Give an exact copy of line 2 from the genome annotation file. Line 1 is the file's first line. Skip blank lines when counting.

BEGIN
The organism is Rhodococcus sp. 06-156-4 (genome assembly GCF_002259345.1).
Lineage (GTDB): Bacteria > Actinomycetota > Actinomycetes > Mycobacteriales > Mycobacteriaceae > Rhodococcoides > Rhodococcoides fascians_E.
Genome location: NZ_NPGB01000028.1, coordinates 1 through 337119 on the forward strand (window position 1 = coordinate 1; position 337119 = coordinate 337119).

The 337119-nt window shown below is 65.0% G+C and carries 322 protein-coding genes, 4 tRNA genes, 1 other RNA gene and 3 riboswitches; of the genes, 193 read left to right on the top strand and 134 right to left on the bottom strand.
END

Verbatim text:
Lineage (GTDB): Bacteria > Actinomycetota > Actinomycetes > Mycobacteriales > Mycobacteriaceae > Rhodococcoides > Rhodococcoides fascians_E.